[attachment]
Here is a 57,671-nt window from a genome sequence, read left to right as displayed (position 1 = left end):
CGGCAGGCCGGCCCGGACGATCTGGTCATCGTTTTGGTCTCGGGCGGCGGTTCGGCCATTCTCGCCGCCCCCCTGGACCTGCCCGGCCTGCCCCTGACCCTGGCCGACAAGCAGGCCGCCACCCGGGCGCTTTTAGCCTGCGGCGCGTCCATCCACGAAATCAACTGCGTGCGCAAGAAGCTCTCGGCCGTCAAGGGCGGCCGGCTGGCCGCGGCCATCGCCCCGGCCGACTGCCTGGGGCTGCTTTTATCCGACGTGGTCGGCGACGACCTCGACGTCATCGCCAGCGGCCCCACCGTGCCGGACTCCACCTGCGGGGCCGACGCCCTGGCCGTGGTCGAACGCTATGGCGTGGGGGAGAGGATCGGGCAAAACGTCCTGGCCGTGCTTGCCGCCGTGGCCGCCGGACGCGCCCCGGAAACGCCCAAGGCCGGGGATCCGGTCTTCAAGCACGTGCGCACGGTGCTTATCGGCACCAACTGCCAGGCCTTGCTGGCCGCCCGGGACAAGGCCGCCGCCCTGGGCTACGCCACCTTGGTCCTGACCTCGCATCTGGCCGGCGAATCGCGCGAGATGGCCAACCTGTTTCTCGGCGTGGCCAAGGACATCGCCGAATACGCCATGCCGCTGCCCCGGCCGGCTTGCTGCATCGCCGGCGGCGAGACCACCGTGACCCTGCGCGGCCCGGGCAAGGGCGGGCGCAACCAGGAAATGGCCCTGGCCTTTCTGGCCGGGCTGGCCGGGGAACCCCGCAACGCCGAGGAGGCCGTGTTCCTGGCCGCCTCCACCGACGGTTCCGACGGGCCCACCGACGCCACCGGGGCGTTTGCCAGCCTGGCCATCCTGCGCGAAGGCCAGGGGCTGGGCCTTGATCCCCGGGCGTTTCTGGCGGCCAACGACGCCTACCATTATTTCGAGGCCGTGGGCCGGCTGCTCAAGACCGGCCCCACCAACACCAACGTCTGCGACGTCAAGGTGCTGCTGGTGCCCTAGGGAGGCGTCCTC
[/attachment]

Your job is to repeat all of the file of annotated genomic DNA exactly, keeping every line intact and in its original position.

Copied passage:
Here is a 57,671-nt window from a genome sequence, read left to right as displayed (position 1 = left end):
CGGCAGGCCGGCCCGGACGATCTGGTCATCGTTTTGGTCTCGGGCGGCGGTTCGGCCATTCTCGCCGCCCCCCTGGACCTGCCCGGCCTGCCCCTGACCCTGGCCGACAAGCAGGCCGCCACCCGGGCGCTTTTAGCCTGCGGCGCGTCCATCCACGAAATCAACTGCGTGCGCAAGAAGCTCTCGGCCGTCAAGGGCGGCCGGCTGGCCGCGGCCATCGCCCCGGCCGACTGCCTGGGGCTGCTTTTATCCGACGTGGTCGGCGACGACCTCGACGTCATCGCCAGCGGCCCCACCGTGCCGGACTCCACCTGCGGGGCCGACGCCCTGGCCGTGGTCGAACGCTATGGCGTGGGGGAGAGGATCGGGCAAAACGTCCTGGCCGTGCTTGCCGCCGTGGCCGCCGGACGCGCCCCGGAAACGCCCAAGGCCGGGGATCCGGTCTTCAAGCACGTGCGCACGGTGCTTATCGGCACCAACTGCCAGGCCTTGCTGGCCGCCCGGGACAAGGCCGCCGCCCTGGGCTACGCCACCTTGGTCCTGACCTCGCATCTGGCCGGCGAATCGCGCGAGATGGCCAACCTGTTTCTCGGCGTGGCCAAGGACATCGCCGAATACGCCATGCCGCTGCCCCGGCCGGCTTGCTGCATCGCCGGCGGCGAGACCACCGTGACCCTGCGCGGCCCGGGCAAGGGCGGGCGCAACCAGGAAATGGCCCTGGCCTTTCTGGCCGGGCTGGCCGGGGAACCCCGCAACGCCGAGGAGGCCGTGTTCCTGGCCGCCTCCACCGACGGTTCCGACGGGCCCACCGACGCCACCGGGGCGTTTGCCAGCCTGGCCATCCTGCGCGAAGGCCAGGGGCTGGGCCTTGATCCCCGGGCGTTTCTGGCGGCCAACGACGCCTACCATTATTTCGAGGCCGTGGGCCGGCTGCTCAAGACCGGCCCCACCAACACCAACGTCTGCGACGTCAAGGTGCTGCTGGTGCCCTAGGGAGGCGTCCTC